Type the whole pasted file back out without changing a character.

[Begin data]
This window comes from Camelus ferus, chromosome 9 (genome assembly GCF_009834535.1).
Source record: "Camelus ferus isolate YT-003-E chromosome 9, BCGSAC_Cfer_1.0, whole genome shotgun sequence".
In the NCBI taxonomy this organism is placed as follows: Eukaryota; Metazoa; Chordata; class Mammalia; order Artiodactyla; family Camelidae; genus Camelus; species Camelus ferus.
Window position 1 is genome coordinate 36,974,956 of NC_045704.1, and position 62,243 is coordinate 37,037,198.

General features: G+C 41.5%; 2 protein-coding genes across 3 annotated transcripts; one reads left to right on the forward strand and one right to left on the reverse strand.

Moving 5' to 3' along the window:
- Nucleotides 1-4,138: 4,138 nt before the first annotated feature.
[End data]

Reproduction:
This window comes from Camelus ferus, chromosome 9 (genome assembly GCF_009834535.1).
Source record: "Camelus ferus isolate YT-003-E chromosome 9, BCGSAC_Cfer_1.0, whole genome shotgun sequence".
In the NCBI taxonomy this organism is placed as follows: Eukaryota; Metazoa; Chordata; class Mammalia; order Artiodactyla; family Camelidae; genus Camelus; species Camelus ferus.
Window position 1 is genome coordinate 36,974,956 of NC_045704.1, and position 62,243 is coordinate 37,037,198.

General features: G+C 41.5%; 2 protein-coding genes across 3 annotated transcripts; one reads left to right on the forward strand and one right to left on the reverse strand.

Moving 5' to 3' along the window:
- Nucleotides 1-4,138: 4,138 nt before the first annotated feature.